We found seven common garden studies that explicitly investigated the effect of invasion history on the evolution of plant growth and their results provide contrasting patterns. Kilkenny and Galloway (2013) and Evans et al. (2013) provide support for the hypothesised negative effect of invasion history on plant size in studies on the invasive plant Lonicera japonica, where plants from core populations within the introduced range were smaller than their conspecifics from edge populations. In contrast, Wan et al. (2018) found that Plantago lanceolata plants from populations with a long invasion history were larger and more fecund compared to populations at the invasion front and similar results were shown by Fenesi and Botta-Dukát (2012) in Ambrosia artemisiifolia and VanWallendael et al. (2018) in Reynoutria japonica. Finally, Monty and Mahy (2009) found no effect of population age on biomass production of Senecio inaequidens and Tabassum and Leishman (2018) similarly found no effect of distance to source population on the height of Gladiolus gueinzii.

A lack of consistent results regarding the effect of invasion history on plant size might reflect the variety of selection pressures that likely act on such a fundamental life-history trait. For example, local climate across elevational and latitudinal gradients, as well as levels of primary productivity, might also change along invasion routes and exert strong selection on plant size and growth rate (Colautti et al. 2009; Monty and Mahy 2009). Thus, although the defence-growth trade-off might be key to the invasive success of many plant species, other factors can contribute to divergence in growth traits within the introduced range.

Divergence in traits associated with competitive ability

Two hypotheses were suggested to account for the evolution of competitive ability in invasive plants and can be similarly applied for divergence in competitive ability within the introduced range. First, as suggested above and following the premise of the EICA hypothesis, older populations are predicted to undergo selection for increased defence associated with decreased allocation to growth and plant size. This decrease in size is, therefore, likely to be manifested in reduced competitive ability via resource competition in older and more established populations. In contrast, populations at the invasion front are predicted to undergo selection for decreased defence and increased size and competitive ability.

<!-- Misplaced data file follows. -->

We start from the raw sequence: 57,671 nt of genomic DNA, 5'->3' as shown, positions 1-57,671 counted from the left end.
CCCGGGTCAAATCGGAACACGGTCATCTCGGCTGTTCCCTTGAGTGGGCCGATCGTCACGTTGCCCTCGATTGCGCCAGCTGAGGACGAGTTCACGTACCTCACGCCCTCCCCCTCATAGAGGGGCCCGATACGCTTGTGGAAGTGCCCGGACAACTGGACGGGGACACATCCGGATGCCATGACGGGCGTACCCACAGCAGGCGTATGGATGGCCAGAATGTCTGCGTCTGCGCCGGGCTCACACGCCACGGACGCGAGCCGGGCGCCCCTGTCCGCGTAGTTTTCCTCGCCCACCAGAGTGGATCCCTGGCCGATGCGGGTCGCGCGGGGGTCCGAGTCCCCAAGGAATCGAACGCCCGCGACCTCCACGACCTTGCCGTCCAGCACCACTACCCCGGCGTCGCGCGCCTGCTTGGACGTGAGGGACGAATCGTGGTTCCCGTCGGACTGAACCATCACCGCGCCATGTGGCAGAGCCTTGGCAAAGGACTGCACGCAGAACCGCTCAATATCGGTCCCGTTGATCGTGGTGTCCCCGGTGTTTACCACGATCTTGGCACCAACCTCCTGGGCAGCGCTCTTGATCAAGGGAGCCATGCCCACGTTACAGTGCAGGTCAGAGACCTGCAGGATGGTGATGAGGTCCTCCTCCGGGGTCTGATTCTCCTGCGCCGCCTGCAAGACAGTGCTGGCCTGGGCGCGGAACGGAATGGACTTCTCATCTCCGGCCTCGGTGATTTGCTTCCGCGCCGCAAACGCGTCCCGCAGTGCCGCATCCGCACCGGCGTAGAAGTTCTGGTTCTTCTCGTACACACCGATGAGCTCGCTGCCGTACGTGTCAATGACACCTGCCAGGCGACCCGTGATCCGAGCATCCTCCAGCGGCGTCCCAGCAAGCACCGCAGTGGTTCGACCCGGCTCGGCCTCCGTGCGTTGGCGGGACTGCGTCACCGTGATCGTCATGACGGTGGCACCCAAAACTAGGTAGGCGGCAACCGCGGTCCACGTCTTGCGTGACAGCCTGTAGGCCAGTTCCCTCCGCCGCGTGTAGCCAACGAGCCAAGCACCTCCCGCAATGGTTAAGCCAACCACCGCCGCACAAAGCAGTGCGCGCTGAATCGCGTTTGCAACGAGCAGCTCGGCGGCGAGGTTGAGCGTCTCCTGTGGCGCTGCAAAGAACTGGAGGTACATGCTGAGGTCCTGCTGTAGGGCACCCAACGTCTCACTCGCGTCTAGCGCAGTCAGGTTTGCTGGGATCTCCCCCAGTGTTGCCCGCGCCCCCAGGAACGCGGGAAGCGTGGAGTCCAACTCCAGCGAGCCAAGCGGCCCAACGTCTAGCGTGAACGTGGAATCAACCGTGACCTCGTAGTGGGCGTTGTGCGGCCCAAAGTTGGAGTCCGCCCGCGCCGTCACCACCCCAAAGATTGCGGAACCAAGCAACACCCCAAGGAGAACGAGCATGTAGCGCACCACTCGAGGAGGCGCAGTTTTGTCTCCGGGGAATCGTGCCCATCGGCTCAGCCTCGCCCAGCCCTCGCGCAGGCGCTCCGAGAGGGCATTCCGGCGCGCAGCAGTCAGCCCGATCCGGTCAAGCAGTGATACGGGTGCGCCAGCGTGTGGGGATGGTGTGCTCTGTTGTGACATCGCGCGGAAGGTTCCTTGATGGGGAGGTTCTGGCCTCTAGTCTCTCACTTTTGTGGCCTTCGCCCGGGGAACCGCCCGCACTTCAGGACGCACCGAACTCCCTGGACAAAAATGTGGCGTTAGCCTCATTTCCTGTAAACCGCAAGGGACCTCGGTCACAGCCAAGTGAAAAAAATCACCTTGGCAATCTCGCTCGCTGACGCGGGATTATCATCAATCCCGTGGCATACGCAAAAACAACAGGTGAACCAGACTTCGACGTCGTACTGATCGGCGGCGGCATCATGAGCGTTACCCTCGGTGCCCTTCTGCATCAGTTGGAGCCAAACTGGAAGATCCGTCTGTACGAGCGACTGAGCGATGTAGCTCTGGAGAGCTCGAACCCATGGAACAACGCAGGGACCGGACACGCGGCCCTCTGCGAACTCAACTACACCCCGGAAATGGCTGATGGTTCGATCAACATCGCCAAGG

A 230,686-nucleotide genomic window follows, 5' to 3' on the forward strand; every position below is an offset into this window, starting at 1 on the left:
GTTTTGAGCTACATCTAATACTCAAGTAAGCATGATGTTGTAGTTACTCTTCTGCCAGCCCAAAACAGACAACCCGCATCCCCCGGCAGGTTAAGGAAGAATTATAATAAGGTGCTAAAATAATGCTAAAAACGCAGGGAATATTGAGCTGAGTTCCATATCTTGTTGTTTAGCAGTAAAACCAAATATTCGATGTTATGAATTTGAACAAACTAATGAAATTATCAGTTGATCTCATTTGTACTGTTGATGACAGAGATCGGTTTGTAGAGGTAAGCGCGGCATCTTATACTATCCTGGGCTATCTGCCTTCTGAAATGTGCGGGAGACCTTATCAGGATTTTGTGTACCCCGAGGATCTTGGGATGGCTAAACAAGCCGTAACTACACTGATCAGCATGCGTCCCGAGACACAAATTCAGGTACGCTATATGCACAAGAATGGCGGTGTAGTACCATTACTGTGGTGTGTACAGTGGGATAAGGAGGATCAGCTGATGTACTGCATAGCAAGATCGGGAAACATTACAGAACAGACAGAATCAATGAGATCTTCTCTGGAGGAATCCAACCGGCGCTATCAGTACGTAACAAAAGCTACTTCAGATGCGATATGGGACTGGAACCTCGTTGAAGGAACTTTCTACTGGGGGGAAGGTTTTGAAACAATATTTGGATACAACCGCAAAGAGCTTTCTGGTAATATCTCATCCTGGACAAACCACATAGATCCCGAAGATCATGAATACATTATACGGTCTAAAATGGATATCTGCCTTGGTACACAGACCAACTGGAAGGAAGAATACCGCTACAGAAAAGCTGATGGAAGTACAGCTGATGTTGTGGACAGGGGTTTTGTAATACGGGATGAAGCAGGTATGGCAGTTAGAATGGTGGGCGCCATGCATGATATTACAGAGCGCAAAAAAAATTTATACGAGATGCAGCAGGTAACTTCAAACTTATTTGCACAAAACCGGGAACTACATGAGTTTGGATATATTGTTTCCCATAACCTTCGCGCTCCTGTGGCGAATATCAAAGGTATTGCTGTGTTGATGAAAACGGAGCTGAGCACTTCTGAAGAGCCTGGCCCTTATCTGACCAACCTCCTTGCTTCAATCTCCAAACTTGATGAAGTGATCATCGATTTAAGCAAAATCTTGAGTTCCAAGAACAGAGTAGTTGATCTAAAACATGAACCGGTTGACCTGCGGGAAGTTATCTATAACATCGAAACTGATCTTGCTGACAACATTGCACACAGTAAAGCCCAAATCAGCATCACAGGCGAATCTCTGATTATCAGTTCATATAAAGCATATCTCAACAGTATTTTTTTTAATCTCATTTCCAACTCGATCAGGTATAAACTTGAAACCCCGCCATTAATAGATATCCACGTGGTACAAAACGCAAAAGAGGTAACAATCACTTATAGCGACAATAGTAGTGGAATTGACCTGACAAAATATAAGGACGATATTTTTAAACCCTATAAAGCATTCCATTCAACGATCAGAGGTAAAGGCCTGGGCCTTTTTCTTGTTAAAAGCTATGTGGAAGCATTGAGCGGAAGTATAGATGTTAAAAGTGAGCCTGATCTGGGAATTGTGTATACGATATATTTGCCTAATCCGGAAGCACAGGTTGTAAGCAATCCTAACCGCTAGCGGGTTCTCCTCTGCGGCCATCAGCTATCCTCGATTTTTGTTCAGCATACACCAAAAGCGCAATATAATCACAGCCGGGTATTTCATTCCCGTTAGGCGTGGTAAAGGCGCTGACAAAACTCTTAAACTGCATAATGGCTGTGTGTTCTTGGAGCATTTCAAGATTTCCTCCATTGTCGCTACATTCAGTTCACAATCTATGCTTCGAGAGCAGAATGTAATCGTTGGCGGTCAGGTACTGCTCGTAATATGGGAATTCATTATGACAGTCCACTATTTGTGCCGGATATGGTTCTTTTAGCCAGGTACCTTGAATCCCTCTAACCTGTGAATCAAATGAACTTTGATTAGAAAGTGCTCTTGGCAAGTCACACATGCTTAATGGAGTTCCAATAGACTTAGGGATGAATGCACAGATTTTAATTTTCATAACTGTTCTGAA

The second hypothesis suggested to explain the evolution of increased competitive ability in invasive plants is the novel weapons hypothesis (NWH: Callaway and Aschehoug (2000); Callaway and Ridenour (2004)). The NWH suggests that the production of toxic allelochemicals should be selected for in introduced populations due to its enhanced negative effects on naïve native competitors compared to co-evolved ones at the native range (Callaway and Ridenour 2004; Prati and Bossdorf 2004; Abhilasha et al. 2008). Hence, this hypothesis proposes increased selection for competitive ability via interference competition in introduced populations. As for plant size and its derived competitive ability, the adaptive advantage of allelopathy might also decline with time since introduction, due to three selection pressures. First, the above-suggested need for increased production of defence compounds in older populations, might favour decreased production of allelochemicals due to a trade-off between these secondary compounds (Inderjit et al. 2011; Gruntman et al. 2017). Secondly, in older and more established populations, plants might experience a shift from competition with heterospecific to conspecific neighbours, which are usually unaffected by conspecific allelochemicals (Inderjit et al. 2011). Thirdly, with time since introduction, co-occurring native species or their mutualist soil biota might also evolve resistance to the novel allelochemicals of the invasive plants (Callaway et al. 2005; Lankau 2011; Dostál et al. 2013).

Competitive ability can be attributed to two components that were suggested to be associated with different traits (Goldberg 1990, 1996). Competitive effect, which is the ability to suppress neighbours, can be attributed to rapid resource acquisition and growth or to allelopathy; while competitive response, which is the ability to withstand competition, can be attributed to tolerance of low resource levels or to neighbour avoidance (Goldberg and Landa 1991; Cahill et al. 2005). Thus, the two aforementioned hypotheses regarding the evolution of decreased competitive ability with time since introduction via allocation to plant size or allelopathy, are mostly related to competitive effect (Fig. 1). In contrast, competitive response might be either not affected by these processes or even increase, if lower growth rate and smaller size correlate with stress tolerance (Fig. 1).